The keywork on pre-Mark VI instruments tends to feel considerably different, so beginner and intermediate saxophonists would probably be well advised to stick with a solid modern horn.
So, with that in mind, here are 5 of the best saxophones for jazz being manufactured and widely available today.
Five of the best saxophones for jazz
Selmer Paris Reference 54
Perhaps the most well known manufacturer of high quality saxophones, Henri Selmer founded the company in Paris in 1885.
The Reference 54 is a modern take on the arguably the greatest sax of all time, the Selmer Mark VI, which began production in 1954 and was played by Sonny Rollins, John Coltrane, Paul Desmond and many other greats.
A matte lacquered finish gives this an ‘antique’ look and its warm, focused sound is informed by the great horns of the past, but various elements are redesigned for the modern player, including smoother keywork.
As the most expensive instrument on this list, it certainly doesn’t come cheap, but this could be an excellent alternative to a vintage saxophone: it is arguably both more reliable to maintain and more ergonomic to play.
A Reference 36 model is based on the 1936 Selmer Balanced Action.
- Reasonable pricing
- Great sound and playing feel
- Engraved bell
- Drawn tone holes, ribbed mounting
- Leather pads
Yamaha 82Z Custom
Whilst they may not have the name prestige of a brand like Selmer, Yamaha are known for making excellent quality saxophones at a considerably lower price.
The Custom has been their top-of-the-range series since 2002, and the free-blowing, wider-bored Custom Z is particularly well suited to jazz (while the Custom EX is considered to be more of a classical saxophone).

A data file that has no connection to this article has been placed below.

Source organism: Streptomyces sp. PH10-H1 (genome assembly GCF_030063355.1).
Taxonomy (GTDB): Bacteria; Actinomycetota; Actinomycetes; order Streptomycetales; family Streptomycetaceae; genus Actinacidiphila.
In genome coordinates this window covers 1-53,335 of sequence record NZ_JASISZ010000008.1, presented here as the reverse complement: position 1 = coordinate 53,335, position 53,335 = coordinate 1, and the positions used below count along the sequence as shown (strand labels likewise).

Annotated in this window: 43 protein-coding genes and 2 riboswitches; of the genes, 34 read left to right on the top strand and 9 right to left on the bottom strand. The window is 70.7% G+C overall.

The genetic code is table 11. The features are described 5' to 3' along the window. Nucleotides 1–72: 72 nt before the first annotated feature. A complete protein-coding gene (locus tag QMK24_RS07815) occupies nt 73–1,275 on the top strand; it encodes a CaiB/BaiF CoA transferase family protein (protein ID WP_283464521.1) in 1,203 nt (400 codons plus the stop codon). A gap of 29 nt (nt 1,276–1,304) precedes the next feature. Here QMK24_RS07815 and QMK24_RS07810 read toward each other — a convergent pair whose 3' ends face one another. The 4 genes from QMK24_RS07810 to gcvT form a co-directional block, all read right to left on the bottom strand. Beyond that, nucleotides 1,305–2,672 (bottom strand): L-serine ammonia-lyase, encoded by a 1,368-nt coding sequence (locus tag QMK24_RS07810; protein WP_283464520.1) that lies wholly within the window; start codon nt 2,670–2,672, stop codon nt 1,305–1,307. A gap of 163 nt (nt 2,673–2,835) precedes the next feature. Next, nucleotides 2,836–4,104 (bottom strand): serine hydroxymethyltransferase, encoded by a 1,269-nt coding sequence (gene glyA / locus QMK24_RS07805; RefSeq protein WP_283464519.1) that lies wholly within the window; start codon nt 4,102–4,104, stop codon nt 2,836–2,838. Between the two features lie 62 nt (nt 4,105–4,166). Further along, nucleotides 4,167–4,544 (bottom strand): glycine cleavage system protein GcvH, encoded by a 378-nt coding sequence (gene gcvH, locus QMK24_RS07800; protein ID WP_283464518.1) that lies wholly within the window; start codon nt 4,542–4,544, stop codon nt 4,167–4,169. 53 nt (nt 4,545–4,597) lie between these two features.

Available in a range of lacquered finishes, Phil Woods began playing one of these later in life, having played a Selmer Mark VI for many years previously. Yamaha also make very well regarded student and intermediate saxophones.
Mauriat Le Bravo
Mauriat are a relatively new name to the saxophone world, but have swiftly established a reputation for products – hand-hammered with French brass in Taiwan – that compare favourably to more established brands.
The Le Bravo is an intermediate instrument: ideal for advancing students, but also suitable for professionals on a budget. With a stylish satin gold lacquer finish and a solid nickel silver neck, it has a punchy, more contemporary tone that makes it an ideal saxophone for jazz.
Mauriat also offer a number of more expensive professional saxophones, including the popular vintage-inspired PMX range.
- No engraving
- Neck: Nickel-silver Brass
- Finish:Matte/Glossy Gold Lacquer
- Body: rose brass
- Pads: Pisoni
A small family business based in Japan, Yanagisawa are known for making extremely reliable professional-level saxophones of the highest quality.
With a rich, warm sound, they are endorsed by a number of big names in the jazz, classical and pop worlds. This model is an upgrade on the 992 model, having received several considered tweaks to improve how it plays on an ergonomic level.
If (like us) you’re fascinated by the Japanese jazz scene, check out this interview with James Catchpole of the Tokyo Jazz Site.
Rampone and Cazzani R1 Jazz
Rampone and Cazzani is a small family business that has been hand crafting instruments in a village in the Italian Alps for almost 200 years. The R1 saxophone range is made specifically with jazz in mind using big bore geometry, and offers a number of customisable options. The elaborately engraved body is available in a variety of different metals, each of which has specific tonal characteristics. Rampone and Cazzani are much less well known than other brands on this list, but this could be a great option for those looking for something different; a modern horn with real personality.
So that’s it: 5 of the best saxophones for jazz. I hope it’s provided you with some good additional insight into your choices and let us know in the comments section if you have recommendations to add yourself.
If you’re looking for recommendations and tips on mouthpieces and reeds, too, head over to our saxophone homepage here.
Last update on 2020-08-08 / Affiliate links / Images from Amazon Product Advertising API